Right to Health should be declared a fundamental right on the occasion of the 75th Independence Day in 2022
Unfortunately, such far-reaching insights were disapproved by the Assembly, which ultimately entrusted the responsibility upon the states to create the robust health infrastructure, so that the country will effectively deal with pandemic in future. Sadly, the current epidemic has exposed the reality of preparedness of many states.
The Health Index 2019 ranked Kerala first in terms of overall health care performance in the country. Not without reason, though it was among the worst hit states due to the coronavirus, it ably handled the situation. However, the number of infections and deaths is steadily rising in other states, and population is witnessing increasing panic and catastrophe.
This is being exacerbated by the poor health infrastructure and amenities around the country. Thus, these formidable challenges, arising out of the threat of the novel coronavirus, call for urgent need to revitalize health care. It reminds the obligations of the elected governments at the Union and State levels towards public health care systems.
In this situation, inclusion of public health and allied services, at par with medical education and family planning, as an Entry in List III for fighting with Pandemic diseases, and making it a concurrent responsibility of both Union and the states will help in building robust pandemic disease management infrastructure in India. It would help bring medical support from advanced nations and states to those states that lack in health care and support system.
In fact, the high-level group (HLG) formed for the health sector by the 15th Finance Commission recommended the transfer of ‘health’ from the State List to the Concurrent List and that ‘Right to Health’ should be declared a fundamental right on the occasion of the 75th Independence Day in 2022.
However, given the coronavirus crisis in the country, it is pertinent for the government to have an immediate Executive Order and later enact a legislation to bring the subject of ‘dealing with pandemics like COVID-19’ into List III (Concurrent List) of the Constitution.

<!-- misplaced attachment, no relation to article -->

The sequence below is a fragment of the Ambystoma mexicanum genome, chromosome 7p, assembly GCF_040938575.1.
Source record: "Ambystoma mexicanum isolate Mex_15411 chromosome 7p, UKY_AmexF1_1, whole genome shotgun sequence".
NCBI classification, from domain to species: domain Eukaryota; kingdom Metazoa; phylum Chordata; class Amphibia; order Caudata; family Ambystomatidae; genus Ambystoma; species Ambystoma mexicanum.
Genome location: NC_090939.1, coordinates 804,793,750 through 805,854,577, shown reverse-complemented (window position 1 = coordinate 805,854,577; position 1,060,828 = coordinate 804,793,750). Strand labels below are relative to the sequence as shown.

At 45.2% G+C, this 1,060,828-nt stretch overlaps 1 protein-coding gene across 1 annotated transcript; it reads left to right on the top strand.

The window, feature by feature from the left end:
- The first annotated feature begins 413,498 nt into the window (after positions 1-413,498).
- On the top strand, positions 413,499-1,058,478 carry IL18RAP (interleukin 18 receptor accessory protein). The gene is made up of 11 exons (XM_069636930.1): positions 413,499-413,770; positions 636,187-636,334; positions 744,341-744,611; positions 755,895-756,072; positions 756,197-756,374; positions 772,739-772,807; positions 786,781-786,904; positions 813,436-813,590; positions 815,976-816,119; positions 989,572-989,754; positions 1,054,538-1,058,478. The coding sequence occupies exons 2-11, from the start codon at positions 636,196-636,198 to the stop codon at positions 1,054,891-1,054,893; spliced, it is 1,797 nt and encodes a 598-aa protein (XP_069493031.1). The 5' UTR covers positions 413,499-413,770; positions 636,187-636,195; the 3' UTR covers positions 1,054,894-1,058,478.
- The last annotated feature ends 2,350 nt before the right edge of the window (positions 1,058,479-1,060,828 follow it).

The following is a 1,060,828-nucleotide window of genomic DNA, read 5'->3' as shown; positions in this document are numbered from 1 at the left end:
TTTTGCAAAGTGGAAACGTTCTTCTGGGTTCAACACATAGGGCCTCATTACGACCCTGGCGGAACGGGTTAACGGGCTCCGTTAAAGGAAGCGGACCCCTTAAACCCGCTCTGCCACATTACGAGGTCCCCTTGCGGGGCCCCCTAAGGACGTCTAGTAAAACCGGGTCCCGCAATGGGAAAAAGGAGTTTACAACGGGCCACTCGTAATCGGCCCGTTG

As is being observed, the Ministry of Health and Family Welfare (MoHFW) would play a key role in guiding the comprehensive public health system of the country. In fact, the COVID-19 has brought to the fore importance of health care reforms, which has long been pending.
Perhaps the silver lining in the coronavirus crisis has brought attention to the long pending health care reforms. The working of the Union, state and local governments in tandem with all frontline workers, ASHA, ANMs and Anganwadi Workers is showing that the Health Management Information System (HMIS) is steadily becoming sturdy in providing real-time administrative data of physical and financial progress at this critical juncture. It is India would have solid health infrastructure and pandemic preparedness after emerging victorious from the COVID-19 battle.
The COVID-19 pandemic has been referred to as the greatest emergency since India’s independence. And as Constitutional provisions for emergency delineates the take-over of the state powers by the Union government, this health emergency requires more- the Union government must lead from the front, in close coordination, sharp strategy, synergy and informed policy choices with the state governments.
Also, the pandemic necessitated a federal structure, and thus, the Prime Minister Narendra Modi’s idea of cooperative federalism stands the real test of time. A successful manoeuvring through this unprecedented challenge by harnessing artificial intelligence, blockchain and information and communication technology will go a long way in the realignment of subjects like public health and hospitals, consolidate the states’ support and strengthen planning, resources allocation and implementation.
Such efforts would be a milestone in the public health agenda for India, which includes the epidemiological transition, demographical transition, environmental changes and social determinants of health. A close and harmonious relationship between the Union and the state governments with the support of the people demonstrated in this hour of crisis would eventually have an enormous role to play in building the ‘New India’.
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*Respectively: Associate Professor at the Rajiv Gandhi School of Intellectual Property Law, Indian Institute of Technology (IIT) Kharagpur, and Senior Visiting Fellow at Impact and Policy Research Institute (IMPRI), New Delhi; CEO and Editorial Director of IMPRI; Research Scholar, the Rajiv Gandhi School of Intellectual Property Law, Indian Institute of Technology (IIT) Kharagpur